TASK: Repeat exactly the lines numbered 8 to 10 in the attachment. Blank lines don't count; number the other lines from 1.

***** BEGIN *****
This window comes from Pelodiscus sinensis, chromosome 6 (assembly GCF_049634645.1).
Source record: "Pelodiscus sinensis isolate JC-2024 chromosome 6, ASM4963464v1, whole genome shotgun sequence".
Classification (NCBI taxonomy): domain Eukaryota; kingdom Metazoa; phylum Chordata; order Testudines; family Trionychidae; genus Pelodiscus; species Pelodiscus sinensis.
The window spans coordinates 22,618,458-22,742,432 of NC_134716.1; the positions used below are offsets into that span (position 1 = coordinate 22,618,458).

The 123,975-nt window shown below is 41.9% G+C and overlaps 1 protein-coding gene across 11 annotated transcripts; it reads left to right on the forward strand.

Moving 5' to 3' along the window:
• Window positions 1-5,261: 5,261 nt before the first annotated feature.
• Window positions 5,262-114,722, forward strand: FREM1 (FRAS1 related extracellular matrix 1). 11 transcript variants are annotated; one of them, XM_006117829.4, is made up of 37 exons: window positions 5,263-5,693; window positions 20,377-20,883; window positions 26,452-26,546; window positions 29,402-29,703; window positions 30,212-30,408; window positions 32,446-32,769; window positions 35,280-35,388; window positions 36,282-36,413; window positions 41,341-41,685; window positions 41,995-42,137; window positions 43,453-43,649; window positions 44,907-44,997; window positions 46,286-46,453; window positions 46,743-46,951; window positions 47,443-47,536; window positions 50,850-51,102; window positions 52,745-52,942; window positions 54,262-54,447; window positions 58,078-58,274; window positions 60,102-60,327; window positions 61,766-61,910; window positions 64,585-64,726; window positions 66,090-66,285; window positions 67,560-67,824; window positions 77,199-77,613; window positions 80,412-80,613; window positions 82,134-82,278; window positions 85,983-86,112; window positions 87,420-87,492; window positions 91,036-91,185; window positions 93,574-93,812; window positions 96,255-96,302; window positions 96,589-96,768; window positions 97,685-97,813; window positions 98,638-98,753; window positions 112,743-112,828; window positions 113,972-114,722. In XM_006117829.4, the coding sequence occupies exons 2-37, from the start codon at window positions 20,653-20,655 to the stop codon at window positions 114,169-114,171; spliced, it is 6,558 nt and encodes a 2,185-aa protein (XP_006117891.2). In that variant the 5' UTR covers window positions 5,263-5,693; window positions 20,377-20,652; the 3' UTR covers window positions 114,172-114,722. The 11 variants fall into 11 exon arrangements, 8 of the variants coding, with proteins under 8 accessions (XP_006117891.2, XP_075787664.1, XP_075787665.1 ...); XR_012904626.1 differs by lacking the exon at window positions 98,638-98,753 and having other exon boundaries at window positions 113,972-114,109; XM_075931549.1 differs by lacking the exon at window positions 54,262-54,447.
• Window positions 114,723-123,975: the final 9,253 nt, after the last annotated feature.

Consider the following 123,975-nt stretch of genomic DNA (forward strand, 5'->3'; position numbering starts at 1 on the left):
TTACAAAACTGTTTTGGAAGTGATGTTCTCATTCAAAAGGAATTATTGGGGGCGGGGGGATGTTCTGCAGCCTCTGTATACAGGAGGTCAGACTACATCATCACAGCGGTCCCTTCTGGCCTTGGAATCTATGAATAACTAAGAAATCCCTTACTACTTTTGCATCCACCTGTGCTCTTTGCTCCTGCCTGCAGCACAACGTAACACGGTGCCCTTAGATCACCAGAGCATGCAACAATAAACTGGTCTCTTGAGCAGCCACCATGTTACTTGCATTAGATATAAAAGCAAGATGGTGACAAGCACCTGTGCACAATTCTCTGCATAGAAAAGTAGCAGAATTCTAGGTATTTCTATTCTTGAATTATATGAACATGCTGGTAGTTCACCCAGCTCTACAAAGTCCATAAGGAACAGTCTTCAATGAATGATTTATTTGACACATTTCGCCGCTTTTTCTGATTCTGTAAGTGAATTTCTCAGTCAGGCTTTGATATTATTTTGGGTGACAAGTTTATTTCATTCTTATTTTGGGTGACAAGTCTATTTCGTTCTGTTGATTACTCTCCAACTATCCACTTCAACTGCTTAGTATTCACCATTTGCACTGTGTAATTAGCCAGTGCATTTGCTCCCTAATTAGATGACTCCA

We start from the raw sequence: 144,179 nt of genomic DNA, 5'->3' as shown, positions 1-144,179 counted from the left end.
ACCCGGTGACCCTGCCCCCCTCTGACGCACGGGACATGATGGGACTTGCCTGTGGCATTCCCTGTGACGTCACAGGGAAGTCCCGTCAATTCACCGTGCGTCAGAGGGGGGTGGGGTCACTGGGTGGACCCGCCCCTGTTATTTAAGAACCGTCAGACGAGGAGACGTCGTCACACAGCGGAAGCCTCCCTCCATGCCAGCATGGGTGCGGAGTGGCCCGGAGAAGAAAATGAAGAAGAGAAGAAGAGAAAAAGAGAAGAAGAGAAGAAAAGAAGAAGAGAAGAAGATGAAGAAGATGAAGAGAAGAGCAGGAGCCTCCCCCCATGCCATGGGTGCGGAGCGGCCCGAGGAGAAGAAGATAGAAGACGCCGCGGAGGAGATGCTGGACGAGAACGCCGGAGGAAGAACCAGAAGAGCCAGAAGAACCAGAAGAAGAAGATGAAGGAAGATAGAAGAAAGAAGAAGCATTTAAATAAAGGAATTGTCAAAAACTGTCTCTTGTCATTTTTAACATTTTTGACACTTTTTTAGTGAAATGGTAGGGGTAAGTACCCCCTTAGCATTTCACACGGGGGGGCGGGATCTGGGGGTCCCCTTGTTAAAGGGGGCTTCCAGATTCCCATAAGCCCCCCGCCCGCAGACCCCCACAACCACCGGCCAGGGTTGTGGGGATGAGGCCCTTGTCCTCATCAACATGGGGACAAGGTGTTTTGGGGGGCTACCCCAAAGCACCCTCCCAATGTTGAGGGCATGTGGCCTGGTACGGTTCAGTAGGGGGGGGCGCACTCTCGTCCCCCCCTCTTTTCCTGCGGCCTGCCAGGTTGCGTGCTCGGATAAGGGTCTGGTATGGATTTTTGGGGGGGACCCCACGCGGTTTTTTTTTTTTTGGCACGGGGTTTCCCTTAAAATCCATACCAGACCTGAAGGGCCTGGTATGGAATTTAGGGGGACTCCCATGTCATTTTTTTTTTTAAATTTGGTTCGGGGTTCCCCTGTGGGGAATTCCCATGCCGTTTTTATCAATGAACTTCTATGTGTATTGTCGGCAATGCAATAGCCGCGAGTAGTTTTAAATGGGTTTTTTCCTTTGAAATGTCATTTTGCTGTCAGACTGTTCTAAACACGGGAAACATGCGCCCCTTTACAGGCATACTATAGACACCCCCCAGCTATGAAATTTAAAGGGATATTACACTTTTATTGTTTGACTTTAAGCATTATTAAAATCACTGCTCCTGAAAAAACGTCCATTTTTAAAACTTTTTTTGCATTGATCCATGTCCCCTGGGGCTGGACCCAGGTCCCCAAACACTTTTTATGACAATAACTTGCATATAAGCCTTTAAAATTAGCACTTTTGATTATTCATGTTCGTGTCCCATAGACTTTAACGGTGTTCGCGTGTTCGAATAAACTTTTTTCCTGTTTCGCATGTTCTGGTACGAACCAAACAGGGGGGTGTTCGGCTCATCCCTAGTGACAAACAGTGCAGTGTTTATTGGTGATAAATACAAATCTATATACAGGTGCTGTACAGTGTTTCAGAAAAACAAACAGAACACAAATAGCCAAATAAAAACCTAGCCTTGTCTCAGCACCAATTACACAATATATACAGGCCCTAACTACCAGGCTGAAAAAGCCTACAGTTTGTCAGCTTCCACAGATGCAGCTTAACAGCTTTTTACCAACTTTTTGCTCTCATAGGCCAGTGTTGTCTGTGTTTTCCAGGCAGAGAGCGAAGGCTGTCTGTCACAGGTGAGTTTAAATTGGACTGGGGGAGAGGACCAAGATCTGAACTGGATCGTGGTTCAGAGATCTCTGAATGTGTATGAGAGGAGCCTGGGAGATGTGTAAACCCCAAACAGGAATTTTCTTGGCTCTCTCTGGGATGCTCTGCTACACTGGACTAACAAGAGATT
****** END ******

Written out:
• Window positions 5,262-114,722, forward strand: FREM1 (FRAS1 related extracellular matrix 1). 11 transcript variants are annotated; one of them, XM_006117829.4, is made up of 37 exons: window positions 5,263-5,693; window positions 20,377-20,883; window positions 26,452-26,546; window positions 29,402-29,703; window positions 30,212-30,408; window positions 32,446-32,769; window positions 35,280-35,388; window positions 36,282-36,413; window positions 41,341-41,685; window positions 41,995-42,137; window positions 43,453-43,649; window positions 44,907-44,997; window positions 46,286-46,453; window positions 46,743-46,951; window positions 47,443-47,536; window positions 50,850-51,102; window positions 52,745-52,942; window positions 54,262-54,447; window positions 58,078-58,274; window positions 60,102-60,327; window positions 61,766-61,910; window positions 64,585-64,726; window positions 66,090-66,285; window positions 67,560-67,824; window positions 77,199-77,613; window positions 80,412-80,613; window positions 82,134-82,278; window positions 85,983-86,112; window positions 87,420-87,492; window positions 91,036-91,185; window positions 93,574-93,812; window positions 96,255-96,302; window positions 96,589-96,768; window positions 97,685-97,813; window positions 98,638-98,753; window positions 112,743-112,828; window positions 113,972-114,722. In XM_006117829.4, the coding sequence occupies exons 2-37, from the start codon at window positions 20,653-20,655 to the stop codon at window positions 114,169-114,171; spliced, it is 6,558 nt and encodes a 2,185-aa protein (XP_006117891.2). In that variant the 5' UTR covers window positions 5,263-5,693; window positions 20,377-20,652; the 3' UTR covers window positions 114,172-114,722. The 11 variants fall into 11 exon arrangements, 8 of the variants coding, with proteins under 8 accessions (XP_006117891.2, XP_075787664.1, XP_075787665.1 ...); XR_012904626.1 differs by lacking the exon at window positions 98,638-98,753 and having other exon boundaries at window positions 113,972-114,109; XM_075931549.1 differs by lacking the exon at window positions 54,262-54,447.
• Window positions 114,723-123,975: the final 9,253 nt, after the last annotated feature.

Consider the following 123,975-nt stretch of genomic DNA (forward strand, 5'->3'; position numbering starts at 1 on the left):